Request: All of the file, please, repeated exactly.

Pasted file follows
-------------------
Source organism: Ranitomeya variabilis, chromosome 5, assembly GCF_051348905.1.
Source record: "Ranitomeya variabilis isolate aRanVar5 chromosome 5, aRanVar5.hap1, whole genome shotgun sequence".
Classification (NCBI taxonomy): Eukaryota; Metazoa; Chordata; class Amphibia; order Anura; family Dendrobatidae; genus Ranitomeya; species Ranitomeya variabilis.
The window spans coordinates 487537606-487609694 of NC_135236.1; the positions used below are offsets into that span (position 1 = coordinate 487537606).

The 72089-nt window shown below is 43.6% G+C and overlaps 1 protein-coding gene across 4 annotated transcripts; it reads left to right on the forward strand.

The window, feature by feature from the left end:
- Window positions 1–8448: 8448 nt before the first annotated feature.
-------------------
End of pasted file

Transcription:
Source organism: Ranitomeya variabilis, chromosome 5, assembly GCF_051348905.1.
Source record: "Ranitomeya variabilis isolate aRanVar5 chromosome 5, aRanVar5.hap1, whole genome shotgun sequence".
Classification (NCBI taxonomy): Eukaryota; Metazoa; Chordata; class Amphibia; order Anura; family Dendrobatidae; genus Ranitomeya; species Ranitomeya variabilis.
The window spans coordinates 487537606-487609694 of NC_135236.1; the positions used below are offsets into that span (position 1 = coordinate 487537606).

The 72089-nt window shown below is 43.6% G+C and overlaps 1 protein-coding gene across 4 annotated transcripts; it reads left to right on the forward strand.

The window, feature by feature from the left end:
- Window positions 1–8448: 8448 nt before the first annotated feature.